The differential effects of low-carb diet and habitual diet on the fecal level of short-chain fatty acid

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A recent clinical trial report, published Scientific report, compared faecal levels of short-chain fatty acids (SCFA) and serum inflammatory markers in individuals under low-carbohydrate (LCD) and habitual (HD) diets.

Study: A low-carb diet increases faecal short-chain fatty acids in the feces of obese women following a weight loss program: a randomized feeding trial.  Image credit: Boontoom Sae-Kor/Shutterstock.comStudy: A low-carb diet increases faecal short-chain fatty acids in the feces of obese women following a weight loss program: a randomized feeding trial.Image credit: Boontoom Sae-Kor/


Diet plays an important role in maintaining health. For example, a Western-style diet has been linked to increased inflammation and gut microbial dysbiosis that promotes obesity and reduces the abundance and diversity of beneficial microbes, e.g. Bifidobacterium sp and Lactobacillus sp In contrast, the Mediterranean diet increases beneficial gut microbiota and promotes a healthy lifestyle.

Obesity is recognized as one of the leading causes of all chronic diseases. Previous studies have shown that obesity is on the rise worldwide due to high consumption of high-fat and high-carbohydrate foods.

The high prevalence of obesity has led to the development of many safe and effective anti-obesity strategies in the health system.

Different dietary interventions have shown varying efficacy in treating obesity and overweight. This variable performance has been linked to many factors, including adherence and nutrient levels.

A low-carbohydrate diet, popularly called a low-carb diet, is a popular dietary intervention for rapid weight loss. However, the effectiveness of these diets for weight loss varies due to variable carbohydrate content and quality. This variability presents difficulties in assessing the true effect of low-carb diets on obesity.

Functional modifications of dietary fatty acids have been linked to the prevention of metabolic complications, usually induced by a high-fat diet. Compared to mono- and polyunsaturated fatty acids (MUFAs and PUFAs), saturated fatty acids (SFAs) are more obesogenic. This is because a diet rich in MUFA and PUFA produces more thermogenesis than SFA.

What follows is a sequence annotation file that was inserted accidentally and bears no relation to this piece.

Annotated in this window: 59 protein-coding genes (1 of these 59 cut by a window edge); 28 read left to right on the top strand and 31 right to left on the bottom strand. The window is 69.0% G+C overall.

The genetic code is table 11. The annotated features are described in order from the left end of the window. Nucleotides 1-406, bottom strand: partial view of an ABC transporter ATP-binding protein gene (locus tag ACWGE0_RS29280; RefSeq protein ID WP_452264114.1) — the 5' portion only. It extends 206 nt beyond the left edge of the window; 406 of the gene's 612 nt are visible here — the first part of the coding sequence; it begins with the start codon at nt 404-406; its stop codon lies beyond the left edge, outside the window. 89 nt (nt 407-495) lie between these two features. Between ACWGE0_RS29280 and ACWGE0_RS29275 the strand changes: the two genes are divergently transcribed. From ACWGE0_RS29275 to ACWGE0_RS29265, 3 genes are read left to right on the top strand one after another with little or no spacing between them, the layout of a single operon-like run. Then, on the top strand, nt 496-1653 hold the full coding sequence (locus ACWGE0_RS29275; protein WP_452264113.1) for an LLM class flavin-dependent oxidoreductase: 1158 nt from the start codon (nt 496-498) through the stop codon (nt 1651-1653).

Studies have shown that low-carb diets improve blood glucose, serum insulin levels, and blood pressure in obese patients. Furthermore, this diet positively affects the homeostasis model assessment of insulin resistance (HOMA-IR).

SCFAs are synthesized by gut microbes using undigested/unabsorbed food material. Because of their role in the intestinal barrier, SCFAs have recently attracted much attention.

About the study

The present study hypothesizes that SCFA, produced by gut microbiota, varies with changes in microbiota composition. This study compared the effects of LCD and HD on faecal levels of inflammatory markers in SCFA and obese women.

Acetate, propionate, and butyrate are the three major SCFAs synthesized by the gut microbiome, present in a 60:20:20 molar ratio in the colon and feces. However, their content depends on the diet and the diversity of the gut microbiota.

This study used a block randomization technique, where the randomization unit was the participant. Here, five blocks of four participants were considered.

Study results

At baseline, no significant differences were observed between the two study groups, i.e., LCD and HD, in total fat, protein, calories, carbohydrates and fiber content.

However, at the end of the study period, a significant difference in weight and waist circumference (WC) was observed in both dietary groups. It must be noted that the mean changes in WC and weight were not statistically significant between the two study groups.

A significant reduction in waist-to-hip ratio (WHR) was observed compared to baseline readings in both study groups. However, the mean change in WHR was significantly greater in the LCD group. Regarding metabolic markers, a greater reduction in serum insulin and HOMA-IR was observed in the HD group than in the LCD group.

A serum inflammatory marker assessment revealed a significant decrease in serum interleukin-6 (IL-6) in the HD group compared to baseline estimates. After the intervention, both groups significantly decreased serum high-sensitive C-reactive protein (hs-CRP) levels.

The serum hs-CRP level was found to significantly influence the faecal level of butyric acid. An increase in serum hs-CRP resulted in a 25% decrease in the percentage of faecal butyric acid.

Faecal propionic acid affects butyric acid levels. Furthermore, serum insulin levels significantly increased faecal levels of acetic acid, i.e., 8.9-fold. Both faecal propionic and butyric acids affect acetic acid.

Gut microbiota characteristics did not reveal any significant differences Firmicutes And Bacteridates levels in the LCD and HD groups before and after the intervention. At the end of the intervention, the positive no-Actinobacteria There were more participants in the LCD group than in the HD group.

Six months after the intervention, faecal acetic acid, butyric acid and propionic acid levels increased significantly in both dietary groups. However, this level was higher in the LCD group than in the HD group.


The present study found that a low-carb diet increased faecal SCFA after a month-long weight loss program. In the future, more research is needed to elucidate the underlying mechanisms and human health consequences of these changes.

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